Unfortunately, in the depths of my subconscious, I don’t believe that. Be it years of conditioning, media messages, or just my own biological need, I desire to be with someone else. Which is why I continue to place the power of my happiness in the hands of others. And why I continue to be terrified that they’ll reject me.
Slay Your Fears: Two Years Later
There’s a lot of truth still in this blog post. I’ve put myself out there a few more times, but nothing’s really stuck. Now, over 30, I’m feeling the pressure to Couple more than ever, especially since I’m surrounded by Happy Couples with Babies.
I’ve spent my time nurturing the non-romantic relationships available here. My focus has been on reestablishing close friendships with my bestie, other high school friends, my cousins, and my parents. The folks who know me and love me no matter what.
But I have reverted a little bit. I put myself out there in a semi-serious relationship. Thought things might work out for ol’ Sush. Then, right before Christmas: “I love you, but I don’t want to be with you.”
This time, the hurt was painful, fresh, and over quickly. What’s lasted is the idea that I probably won’t ever find someone to share my life with–and being okay with it. Now that I’m in my thirties, I no longer crave the “normal” relationship, or the white wedding or any of that. I do want kids, and I’m working to get myself in a position where I can do that solo.
I’m actually fairly proud of the work I’ve done in this area. I really don’t care if someone likes me or not, because I have a lot going for me. Which is nice…
Slay Your Fears with Empath
After a mysterious voice promises an easy out to her problems, Lauren finds herself in a fantasy world with magical powers. Just one problem: There’s a dragon that might want to eat her.
From bestselling author S. Usher Evans comes a unique take about a real-world girl transported to a fantasy land and faced with a dragon that just might be the manifestation of her mental illness. Empath has “broken the feels” of readers around the world and helped them slay their own fears.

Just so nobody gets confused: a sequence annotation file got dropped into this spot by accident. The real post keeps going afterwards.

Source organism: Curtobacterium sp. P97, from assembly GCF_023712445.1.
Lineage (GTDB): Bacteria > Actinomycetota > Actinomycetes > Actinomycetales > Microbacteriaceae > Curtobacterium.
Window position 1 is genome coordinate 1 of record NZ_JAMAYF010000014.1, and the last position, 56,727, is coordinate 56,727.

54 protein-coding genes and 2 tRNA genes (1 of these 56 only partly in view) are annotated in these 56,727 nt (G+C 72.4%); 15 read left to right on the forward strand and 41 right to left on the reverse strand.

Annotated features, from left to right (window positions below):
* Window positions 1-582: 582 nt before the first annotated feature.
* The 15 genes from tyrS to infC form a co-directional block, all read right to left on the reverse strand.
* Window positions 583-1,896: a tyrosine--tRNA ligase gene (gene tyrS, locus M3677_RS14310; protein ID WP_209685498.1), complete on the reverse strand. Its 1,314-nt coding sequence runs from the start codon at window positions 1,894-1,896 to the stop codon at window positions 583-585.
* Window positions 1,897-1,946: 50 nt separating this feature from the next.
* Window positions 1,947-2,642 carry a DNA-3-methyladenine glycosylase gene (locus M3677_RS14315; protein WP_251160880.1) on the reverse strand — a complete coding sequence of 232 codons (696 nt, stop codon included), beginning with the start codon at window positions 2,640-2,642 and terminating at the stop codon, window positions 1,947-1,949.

“I think we should just cut our losses and move on.”
If you ask Lauren Dailey, things are totally fine after the breakup. She doesn’t care that all her friends are getting engaged and moving on with their lives when all her dreams went up in smoke. She’s not crying herself to sleep every night. Everything is A-OK.
That is, until a mysterious voice promises an easy out to all her problems, and she wakes up in a fantasy world with the powers of an empath.
Without a way home, Lauren embraces her new life. There’s a village full of interesting characters, including Cefin, a handsome young man who’s everything a fantasy hero should be. She’s getting the hang of doing laundry in the river. And when she uses her empath powers, she’s temporarily distracted from the sadness that followed her from California and crops up at the most inconvenient times.
Still, there’s one large, dragon-shaped problem: The Anghenfil lives in the mountains nearby, and some say he’s got a taste for empaths. And Lauren’s afraid it might just be that mysterious voice tempting her deeper into her own darkness.
Empath will transport readers to a new world, while remaining firmly rooted in the realities of dealing with depression, anxiety, and other mental illnesses. Recommended for readers who need help overcoming their own dragons.
This is a stand-alone novel. Content warnings for suicide, substance abuse, and adult situations.
Praise for Empath
★★★★★ “A pint of ice cream for your soul.” – Erin Sky, author of The Wendy
★★★★ “A brilliant allegory” – Elizabeth F., Goodreads Reviewer
★★★★★ “As someone who faces anxiety on a daily basis, this book spoke to me.” – Katrina M., Goodreads Reviewer
★★★★★ “Empath is encouragement to accept your whole self and move forward into great adventure.” – Sierra D., Goodreads Reviewer